It’s hard to not let triathlons define you. You work hard. You train. You do what you need to do and sometimes even beyond that. And, although the competition is within yourself, it’s hard not to let other people’s accomplishments get in the way of you feeling bad about yourself.

IMG_0844A few weeks ago, I attended the West Neck Swim organized by Excel Swimming. It was well-run. They had tons of people on the water watching the swimmers. It was a little slow start. We walked into the water and hung out by the yellow buoy until the horn went off. Then, we started swimming.

Since one of the women in my tri group was feeling anxious about the swim, many of us stayed with her. I really couldn’t understand why she was anxious because I know she’s a strong swimmer.  But, as she said to me, “you’re not in my head.” And that’s true, it’s hard for others to understand sometimes what other people are feeling or going through.

The horn went off. If you’ve been reading my blog, you know that I wear nose plugs. I’ve always had issues breathing out of my nose and when I first started swimming with Bryan Krut and Christine Biondi, Bryan suggested nose plugs and since then, I feel like I can breath with ease in the water.

I started to go. I wasn’t hustling, I was just going. A mile is a long way. Slow and steady, I kept telling myself. I saw Megan White, one of the co-captains of the All Women’s Tri Team. I was swimming along side of her for most of the way. Each red buoy kept coming up. The course was well-marked and great for spotting.

I kept having issues with the nose plugs. They kept falling off. I was glad I brought three pairs. I wore them on my fingers. So once one pair didn’t work, I tossed into the water (probably not a good idea but I otherwise I wouldn’t be able to keep track). I stopped adjusted them and kept on swimming. I tried to be conscience of the kick. (Don’t kick so hard. Soft kicks as my coach, Danielle Sullivan would say.)

I felt myself glide through the water. I wore my new ROKA Maverick suit and I kept my booties on the entire time. (They may have held me back a little but I didn’t want to cut up my feet on the north shore rocks.)

I got to the yellow buoy at the same time as Megan. I went around it close. I started to swim. She stopped for a moment. I looked over and said, “you okay?” She nodded and I kept going. As I was heading back, it felt as if I were the only one in the water. I swam and glided through the water. Every exhale into the water felt so amazing. The cold water on my face felt incredible. I passed a couple of red round buoys and was seeing the yellow buoy. Wait, how could I be seeing a yellow buoy when I’m supposed to see a red one. I picked my head up above the water. OMG, the red buoy is really far back!!!!!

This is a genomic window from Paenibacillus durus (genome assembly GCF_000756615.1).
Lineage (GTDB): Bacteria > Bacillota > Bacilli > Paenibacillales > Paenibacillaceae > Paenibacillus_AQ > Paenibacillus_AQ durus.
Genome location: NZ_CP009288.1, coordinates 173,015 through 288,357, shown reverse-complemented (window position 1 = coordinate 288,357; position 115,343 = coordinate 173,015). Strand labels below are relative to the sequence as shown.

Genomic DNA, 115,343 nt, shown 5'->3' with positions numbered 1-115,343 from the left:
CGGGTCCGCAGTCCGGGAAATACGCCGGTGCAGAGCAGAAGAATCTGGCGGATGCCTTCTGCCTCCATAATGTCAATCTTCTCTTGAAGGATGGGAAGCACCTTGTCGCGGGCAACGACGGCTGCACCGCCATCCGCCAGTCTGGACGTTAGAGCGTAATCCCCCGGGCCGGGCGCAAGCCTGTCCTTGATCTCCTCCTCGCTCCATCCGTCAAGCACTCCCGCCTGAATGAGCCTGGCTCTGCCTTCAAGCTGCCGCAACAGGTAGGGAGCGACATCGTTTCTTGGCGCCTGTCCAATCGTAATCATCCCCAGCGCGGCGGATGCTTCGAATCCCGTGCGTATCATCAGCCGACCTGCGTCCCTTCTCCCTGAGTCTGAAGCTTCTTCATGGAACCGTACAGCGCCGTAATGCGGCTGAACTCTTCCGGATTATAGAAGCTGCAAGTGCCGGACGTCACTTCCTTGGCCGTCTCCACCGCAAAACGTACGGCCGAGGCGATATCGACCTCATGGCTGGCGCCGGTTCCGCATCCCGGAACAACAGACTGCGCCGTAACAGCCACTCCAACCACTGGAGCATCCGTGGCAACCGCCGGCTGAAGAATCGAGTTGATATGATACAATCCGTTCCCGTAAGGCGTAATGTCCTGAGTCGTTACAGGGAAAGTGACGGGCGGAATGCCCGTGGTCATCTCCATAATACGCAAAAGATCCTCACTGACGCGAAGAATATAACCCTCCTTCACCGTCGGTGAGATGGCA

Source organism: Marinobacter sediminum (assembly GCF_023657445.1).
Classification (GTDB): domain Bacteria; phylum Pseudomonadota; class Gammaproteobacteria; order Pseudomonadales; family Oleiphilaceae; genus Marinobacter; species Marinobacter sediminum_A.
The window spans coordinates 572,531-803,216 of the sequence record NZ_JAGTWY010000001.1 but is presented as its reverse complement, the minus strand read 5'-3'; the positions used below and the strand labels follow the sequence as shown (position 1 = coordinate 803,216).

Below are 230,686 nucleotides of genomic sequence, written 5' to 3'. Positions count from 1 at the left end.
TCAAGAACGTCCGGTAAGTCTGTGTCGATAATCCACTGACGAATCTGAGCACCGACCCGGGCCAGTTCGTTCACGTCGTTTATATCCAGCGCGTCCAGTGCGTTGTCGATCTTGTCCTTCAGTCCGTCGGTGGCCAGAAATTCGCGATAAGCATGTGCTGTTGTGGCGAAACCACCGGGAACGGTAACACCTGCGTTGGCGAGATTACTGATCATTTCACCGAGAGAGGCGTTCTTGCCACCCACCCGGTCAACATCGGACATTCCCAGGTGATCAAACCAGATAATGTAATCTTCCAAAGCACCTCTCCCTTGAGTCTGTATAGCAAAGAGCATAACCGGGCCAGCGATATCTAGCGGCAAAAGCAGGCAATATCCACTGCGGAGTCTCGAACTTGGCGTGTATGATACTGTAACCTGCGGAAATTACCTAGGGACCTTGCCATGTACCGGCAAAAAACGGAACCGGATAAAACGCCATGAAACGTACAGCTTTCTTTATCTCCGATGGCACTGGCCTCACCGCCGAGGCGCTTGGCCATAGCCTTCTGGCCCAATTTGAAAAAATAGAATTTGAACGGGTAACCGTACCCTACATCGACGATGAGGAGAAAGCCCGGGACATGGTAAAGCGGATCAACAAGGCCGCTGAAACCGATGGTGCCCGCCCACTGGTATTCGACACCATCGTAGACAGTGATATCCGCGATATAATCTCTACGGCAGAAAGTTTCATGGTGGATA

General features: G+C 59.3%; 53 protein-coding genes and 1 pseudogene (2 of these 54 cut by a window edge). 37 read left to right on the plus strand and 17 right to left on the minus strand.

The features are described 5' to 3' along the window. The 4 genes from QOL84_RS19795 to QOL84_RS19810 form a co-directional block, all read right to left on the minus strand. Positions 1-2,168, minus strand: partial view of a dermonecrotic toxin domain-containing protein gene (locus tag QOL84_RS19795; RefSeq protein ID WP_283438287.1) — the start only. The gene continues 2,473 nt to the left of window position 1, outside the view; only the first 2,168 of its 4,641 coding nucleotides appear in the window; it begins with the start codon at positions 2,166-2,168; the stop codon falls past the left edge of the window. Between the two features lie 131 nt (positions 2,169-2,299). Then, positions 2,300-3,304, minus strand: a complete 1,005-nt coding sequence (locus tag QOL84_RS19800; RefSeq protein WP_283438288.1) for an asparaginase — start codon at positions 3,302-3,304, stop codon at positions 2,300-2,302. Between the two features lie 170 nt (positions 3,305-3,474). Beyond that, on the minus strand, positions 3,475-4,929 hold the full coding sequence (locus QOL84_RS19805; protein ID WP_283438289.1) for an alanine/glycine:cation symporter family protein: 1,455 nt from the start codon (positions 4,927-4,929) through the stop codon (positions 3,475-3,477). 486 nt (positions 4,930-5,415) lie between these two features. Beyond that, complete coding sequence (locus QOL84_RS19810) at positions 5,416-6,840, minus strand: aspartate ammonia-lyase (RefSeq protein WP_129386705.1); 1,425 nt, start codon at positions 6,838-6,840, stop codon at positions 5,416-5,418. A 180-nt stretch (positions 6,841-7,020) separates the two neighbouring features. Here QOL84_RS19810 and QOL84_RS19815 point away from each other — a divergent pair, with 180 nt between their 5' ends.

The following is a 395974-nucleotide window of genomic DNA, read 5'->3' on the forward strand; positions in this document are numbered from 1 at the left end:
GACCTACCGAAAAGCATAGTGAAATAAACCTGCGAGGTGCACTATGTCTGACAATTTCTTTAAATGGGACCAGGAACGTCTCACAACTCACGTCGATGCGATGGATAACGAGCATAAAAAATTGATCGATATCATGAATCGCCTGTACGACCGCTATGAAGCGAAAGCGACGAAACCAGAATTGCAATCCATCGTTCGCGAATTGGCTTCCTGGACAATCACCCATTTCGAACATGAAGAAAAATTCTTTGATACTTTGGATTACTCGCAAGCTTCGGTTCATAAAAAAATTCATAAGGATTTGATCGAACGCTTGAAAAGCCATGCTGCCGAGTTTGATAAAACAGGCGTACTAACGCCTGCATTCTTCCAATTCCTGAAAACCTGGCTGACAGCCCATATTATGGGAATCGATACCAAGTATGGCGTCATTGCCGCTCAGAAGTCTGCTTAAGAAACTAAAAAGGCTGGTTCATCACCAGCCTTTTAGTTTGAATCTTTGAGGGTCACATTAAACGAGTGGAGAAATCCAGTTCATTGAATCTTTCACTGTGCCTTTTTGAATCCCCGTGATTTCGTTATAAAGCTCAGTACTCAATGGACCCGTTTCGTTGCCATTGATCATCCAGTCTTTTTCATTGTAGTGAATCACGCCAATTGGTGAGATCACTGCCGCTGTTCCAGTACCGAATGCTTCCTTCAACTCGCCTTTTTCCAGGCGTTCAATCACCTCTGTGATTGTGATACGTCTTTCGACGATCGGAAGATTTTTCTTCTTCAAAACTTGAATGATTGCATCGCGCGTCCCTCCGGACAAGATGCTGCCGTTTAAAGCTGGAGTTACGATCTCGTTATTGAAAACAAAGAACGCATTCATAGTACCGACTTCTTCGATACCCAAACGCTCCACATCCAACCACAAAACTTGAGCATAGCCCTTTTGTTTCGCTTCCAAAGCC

I started to panic and this time, go faster. I had to turn directions completely. There was no marker to tell you that this was the end. That was upsetting! I pushed forward. I made it to the red buoy and remembered to go right. As I was swimming to shore, I was still going wrong. I saw Christine in the water. “You got this Hilary, you’re doing great,” she screamed. I could hear my All Women’s Tri Team teammates in the distance, screaming my name. I finally found the shoot to exit. Two women pushed their way in front of me. I swam until I couldn’t swim any longer. Got up and exited the shoot. I could hear the refs saying “52.” Did it take me 52 minutes to exit?

Overall, I felt good. I felt like I could go another mile. The mile seemed easy to me. A couple of my teammates followed me. I stood and cheered them on. When everyone was in, I walked over to see the results. They weren’t up yet.

At first, I was feeling good, strong and confident. Then, when the race results came out, I started to doubt myself.

  • Could I have gone faster?
  • What held me back?
  • Why did I stop when those swimmers climbed on top of me during the swim? I should have pushed ahead.
  • Why did I stop and keep changing the nose plugs?
  • Why didn’t I see that red buoy? If I did, I would have finished earlier.
  • I thought I was a decent swimmer, but obviously I’m not.
  • Can I do anything right?

The negative thoughts compounded when I saw many of my teammates win medals including my friend who was having anxiety over the swim. I was happy for everyone but felt bad that I didn’t do better.

These negative thoughts went on in my head the whole car ride back to my house. I couldn’t get them out of my head.

And then I stopped myself.

I started to reflect back to my first swim at the Long Beach Recreation Center when I attempted to go 25 yards and couldn’t. Or, when I joined Open Water Swim LI and kept having to stop because I was choking on the water. I’ve come a long way since those early days, which were less than three years ago.

I couldn’t swim before getting into triathlons. I doggy paddled or if I swam for a minute, it was with my head out of the water. (That’s probably why I swim Tarzan so well.)

Here, I went a mile (or close to it) in the open water. I felt amazing. I was in my happy place. As I was gliding, I just focused on my stroke and my sightings. I didn’t think of anything else and I felt good about that. So why not focus on that?